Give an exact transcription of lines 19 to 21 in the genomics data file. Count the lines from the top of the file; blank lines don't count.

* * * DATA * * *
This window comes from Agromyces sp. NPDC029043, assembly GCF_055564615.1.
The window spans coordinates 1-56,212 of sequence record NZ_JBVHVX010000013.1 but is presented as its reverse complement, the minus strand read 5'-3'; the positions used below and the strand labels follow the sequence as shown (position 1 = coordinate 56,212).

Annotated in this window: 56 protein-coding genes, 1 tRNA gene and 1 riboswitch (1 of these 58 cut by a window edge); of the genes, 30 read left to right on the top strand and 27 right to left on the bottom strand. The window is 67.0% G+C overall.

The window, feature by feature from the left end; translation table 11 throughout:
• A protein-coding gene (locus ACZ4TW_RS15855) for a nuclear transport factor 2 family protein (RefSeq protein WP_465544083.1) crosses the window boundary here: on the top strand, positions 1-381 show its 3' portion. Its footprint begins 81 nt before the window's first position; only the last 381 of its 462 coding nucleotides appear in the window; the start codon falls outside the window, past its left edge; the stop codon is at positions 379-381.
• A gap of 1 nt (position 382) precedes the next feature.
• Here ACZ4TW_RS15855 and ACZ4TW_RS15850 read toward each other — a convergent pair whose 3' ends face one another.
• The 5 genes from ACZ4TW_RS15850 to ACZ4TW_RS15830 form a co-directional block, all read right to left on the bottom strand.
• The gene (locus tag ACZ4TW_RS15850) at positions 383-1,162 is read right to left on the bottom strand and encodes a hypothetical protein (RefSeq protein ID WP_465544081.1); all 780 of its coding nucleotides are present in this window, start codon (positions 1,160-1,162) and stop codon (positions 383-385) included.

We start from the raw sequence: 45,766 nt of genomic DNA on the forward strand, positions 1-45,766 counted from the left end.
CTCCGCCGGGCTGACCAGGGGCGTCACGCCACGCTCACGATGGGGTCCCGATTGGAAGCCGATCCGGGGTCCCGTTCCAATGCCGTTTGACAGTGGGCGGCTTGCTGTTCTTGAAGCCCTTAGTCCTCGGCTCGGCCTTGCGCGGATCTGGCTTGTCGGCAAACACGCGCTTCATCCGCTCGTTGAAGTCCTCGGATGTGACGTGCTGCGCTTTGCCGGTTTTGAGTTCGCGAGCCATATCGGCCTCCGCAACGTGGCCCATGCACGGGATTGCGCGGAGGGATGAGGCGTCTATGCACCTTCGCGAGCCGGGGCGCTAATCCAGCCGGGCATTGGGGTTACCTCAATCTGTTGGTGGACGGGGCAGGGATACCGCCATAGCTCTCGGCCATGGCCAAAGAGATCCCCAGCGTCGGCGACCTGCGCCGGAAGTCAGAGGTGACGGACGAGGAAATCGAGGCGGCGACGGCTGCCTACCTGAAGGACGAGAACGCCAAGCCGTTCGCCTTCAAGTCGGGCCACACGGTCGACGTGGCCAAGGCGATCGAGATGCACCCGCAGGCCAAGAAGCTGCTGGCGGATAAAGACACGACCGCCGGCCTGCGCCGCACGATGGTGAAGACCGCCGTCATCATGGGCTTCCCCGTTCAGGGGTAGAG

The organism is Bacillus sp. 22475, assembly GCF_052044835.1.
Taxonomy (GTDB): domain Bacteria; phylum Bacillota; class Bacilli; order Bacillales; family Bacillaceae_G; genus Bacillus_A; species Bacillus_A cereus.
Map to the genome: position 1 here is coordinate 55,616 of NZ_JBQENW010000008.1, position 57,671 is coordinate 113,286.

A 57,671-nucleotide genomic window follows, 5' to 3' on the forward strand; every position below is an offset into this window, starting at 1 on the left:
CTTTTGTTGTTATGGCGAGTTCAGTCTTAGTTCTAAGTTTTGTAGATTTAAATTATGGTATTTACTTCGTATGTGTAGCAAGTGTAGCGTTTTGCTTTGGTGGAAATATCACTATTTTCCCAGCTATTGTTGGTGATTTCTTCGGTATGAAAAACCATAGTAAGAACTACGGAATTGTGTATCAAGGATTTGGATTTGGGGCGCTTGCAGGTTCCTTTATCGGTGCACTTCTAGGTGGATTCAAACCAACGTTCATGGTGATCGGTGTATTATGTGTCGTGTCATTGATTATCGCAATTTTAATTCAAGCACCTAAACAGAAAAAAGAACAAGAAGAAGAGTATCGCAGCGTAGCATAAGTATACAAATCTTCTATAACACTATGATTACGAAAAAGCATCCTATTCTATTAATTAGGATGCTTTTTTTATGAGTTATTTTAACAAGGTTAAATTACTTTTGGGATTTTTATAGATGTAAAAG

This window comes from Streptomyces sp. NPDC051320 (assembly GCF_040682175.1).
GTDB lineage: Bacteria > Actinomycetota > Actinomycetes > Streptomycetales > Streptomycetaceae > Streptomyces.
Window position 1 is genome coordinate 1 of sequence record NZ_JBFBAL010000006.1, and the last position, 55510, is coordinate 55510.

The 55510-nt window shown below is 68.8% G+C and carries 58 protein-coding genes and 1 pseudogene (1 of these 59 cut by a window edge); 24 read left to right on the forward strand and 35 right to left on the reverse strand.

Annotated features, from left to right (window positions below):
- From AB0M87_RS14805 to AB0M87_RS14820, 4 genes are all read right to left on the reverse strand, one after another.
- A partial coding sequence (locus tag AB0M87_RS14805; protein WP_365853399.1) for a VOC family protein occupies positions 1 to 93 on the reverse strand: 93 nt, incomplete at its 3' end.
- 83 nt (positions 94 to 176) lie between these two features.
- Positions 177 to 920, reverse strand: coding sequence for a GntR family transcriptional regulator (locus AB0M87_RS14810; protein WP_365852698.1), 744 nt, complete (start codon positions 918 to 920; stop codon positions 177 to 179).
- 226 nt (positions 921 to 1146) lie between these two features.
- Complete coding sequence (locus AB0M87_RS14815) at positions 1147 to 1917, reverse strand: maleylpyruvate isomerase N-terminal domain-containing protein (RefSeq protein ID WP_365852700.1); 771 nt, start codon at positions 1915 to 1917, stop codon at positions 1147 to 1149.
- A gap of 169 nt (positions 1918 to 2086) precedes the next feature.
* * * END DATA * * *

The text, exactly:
Window position 1 is genome coordinate 1 of sequence record NZ_JBFBAL010000006.1, and the last position, 55510, is coordinate 55510.

The 55510-nt window shown below is 68.8% G+C and carries 58 protein-coding genes and 1 pseudogene (1 of these 59 cut by a window edge); 24 read left to right on the forward strand and 35 right to left on the reverse strand.

Annotated features, from left to right (window positions below):